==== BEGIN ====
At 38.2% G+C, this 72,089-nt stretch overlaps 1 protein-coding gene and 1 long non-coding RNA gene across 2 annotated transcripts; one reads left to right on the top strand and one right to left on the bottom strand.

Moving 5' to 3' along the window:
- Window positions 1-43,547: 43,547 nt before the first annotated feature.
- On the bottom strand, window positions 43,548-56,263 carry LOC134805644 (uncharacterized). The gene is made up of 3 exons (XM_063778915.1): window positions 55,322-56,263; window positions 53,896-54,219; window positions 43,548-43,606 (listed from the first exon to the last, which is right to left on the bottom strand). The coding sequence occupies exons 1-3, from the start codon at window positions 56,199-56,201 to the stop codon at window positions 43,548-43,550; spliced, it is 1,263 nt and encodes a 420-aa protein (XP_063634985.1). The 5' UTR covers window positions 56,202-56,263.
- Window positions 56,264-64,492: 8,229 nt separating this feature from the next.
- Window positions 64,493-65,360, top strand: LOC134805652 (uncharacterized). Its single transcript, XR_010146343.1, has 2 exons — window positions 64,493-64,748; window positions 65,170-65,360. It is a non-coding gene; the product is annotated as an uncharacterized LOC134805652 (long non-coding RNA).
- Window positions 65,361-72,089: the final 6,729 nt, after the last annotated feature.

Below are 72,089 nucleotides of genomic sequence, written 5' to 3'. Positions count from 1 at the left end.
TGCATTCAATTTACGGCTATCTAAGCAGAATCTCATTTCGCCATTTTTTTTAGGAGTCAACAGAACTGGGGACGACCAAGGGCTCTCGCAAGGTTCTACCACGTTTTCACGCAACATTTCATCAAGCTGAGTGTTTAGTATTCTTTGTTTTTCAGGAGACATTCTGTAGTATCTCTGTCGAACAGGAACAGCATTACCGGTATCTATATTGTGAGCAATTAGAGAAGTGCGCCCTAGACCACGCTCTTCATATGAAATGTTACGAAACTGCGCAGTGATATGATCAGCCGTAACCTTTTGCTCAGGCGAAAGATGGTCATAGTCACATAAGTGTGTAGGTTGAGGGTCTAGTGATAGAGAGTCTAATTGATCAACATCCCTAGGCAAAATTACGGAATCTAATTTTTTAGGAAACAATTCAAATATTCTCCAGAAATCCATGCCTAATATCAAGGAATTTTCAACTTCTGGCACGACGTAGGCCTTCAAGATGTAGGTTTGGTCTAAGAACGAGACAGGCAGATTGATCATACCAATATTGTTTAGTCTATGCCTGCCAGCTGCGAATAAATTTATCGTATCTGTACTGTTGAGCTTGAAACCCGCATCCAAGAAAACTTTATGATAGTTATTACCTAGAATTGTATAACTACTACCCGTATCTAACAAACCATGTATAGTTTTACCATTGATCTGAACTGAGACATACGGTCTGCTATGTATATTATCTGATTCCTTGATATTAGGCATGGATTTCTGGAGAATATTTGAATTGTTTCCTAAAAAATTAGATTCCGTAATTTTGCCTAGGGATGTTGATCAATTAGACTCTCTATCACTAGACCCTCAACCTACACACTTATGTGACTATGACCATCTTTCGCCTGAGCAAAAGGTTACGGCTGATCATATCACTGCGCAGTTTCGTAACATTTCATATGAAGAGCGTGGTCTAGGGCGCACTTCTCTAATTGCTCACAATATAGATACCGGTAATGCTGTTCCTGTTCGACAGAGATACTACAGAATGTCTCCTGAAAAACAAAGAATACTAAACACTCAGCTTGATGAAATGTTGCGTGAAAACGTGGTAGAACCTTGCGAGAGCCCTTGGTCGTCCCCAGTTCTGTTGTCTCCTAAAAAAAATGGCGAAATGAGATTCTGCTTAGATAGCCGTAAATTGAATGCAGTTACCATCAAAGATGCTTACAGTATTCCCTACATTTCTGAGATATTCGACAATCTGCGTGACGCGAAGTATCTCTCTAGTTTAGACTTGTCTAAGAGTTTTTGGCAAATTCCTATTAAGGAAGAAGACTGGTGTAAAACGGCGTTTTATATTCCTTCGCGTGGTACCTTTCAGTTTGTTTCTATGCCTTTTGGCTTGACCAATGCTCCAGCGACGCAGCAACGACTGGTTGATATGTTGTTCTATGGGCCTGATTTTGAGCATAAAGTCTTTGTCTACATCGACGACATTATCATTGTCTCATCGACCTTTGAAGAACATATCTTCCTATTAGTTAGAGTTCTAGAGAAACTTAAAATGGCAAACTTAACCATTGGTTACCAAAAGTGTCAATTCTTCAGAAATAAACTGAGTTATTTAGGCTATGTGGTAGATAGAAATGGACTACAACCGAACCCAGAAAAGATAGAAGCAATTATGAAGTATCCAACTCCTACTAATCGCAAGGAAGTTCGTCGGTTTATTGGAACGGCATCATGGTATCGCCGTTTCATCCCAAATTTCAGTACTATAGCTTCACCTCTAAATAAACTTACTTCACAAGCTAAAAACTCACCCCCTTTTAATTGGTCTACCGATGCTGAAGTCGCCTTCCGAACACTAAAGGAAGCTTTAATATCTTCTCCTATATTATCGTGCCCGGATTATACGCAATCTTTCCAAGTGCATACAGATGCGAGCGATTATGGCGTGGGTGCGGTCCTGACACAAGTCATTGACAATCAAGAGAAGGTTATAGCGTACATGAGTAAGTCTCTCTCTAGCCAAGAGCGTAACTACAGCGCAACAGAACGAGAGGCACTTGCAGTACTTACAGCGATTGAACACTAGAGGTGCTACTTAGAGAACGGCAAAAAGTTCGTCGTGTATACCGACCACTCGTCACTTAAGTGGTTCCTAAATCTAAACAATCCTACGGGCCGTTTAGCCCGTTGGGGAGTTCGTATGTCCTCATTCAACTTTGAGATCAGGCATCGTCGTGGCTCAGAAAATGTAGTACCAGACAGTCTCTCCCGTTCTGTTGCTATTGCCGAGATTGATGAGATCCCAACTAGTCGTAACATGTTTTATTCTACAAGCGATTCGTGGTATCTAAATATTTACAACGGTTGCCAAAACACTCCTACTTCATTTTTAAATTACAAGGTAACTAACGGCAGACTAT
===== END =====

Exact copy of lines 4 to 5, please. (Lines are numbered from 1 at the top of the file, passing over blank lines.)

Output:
- On the bottom strand, window positions 43,548-56,263 carry LOC134805644 (uncharacterized). The gene is made up of 3 exons (XM_063778915.1): window positions 55,322-56,263; window positions 53,896-54,219; window positions 43,548-43,606 (listed from the first exon to the last, which is right to left on the bottom strand). The coding sequence occupies exons 1-3, from the start codon at window positions 56,199-56,201 to the stop codon at window positions 43,548-43,550; spliced, it is 1,263 nt and encodes a 420-aa protein (XP_063634985.1). The 5' UTR covers window positions 56,202-56,263.
- Window positions 56,264-64,492: 8,229 nt separating this feature from the next.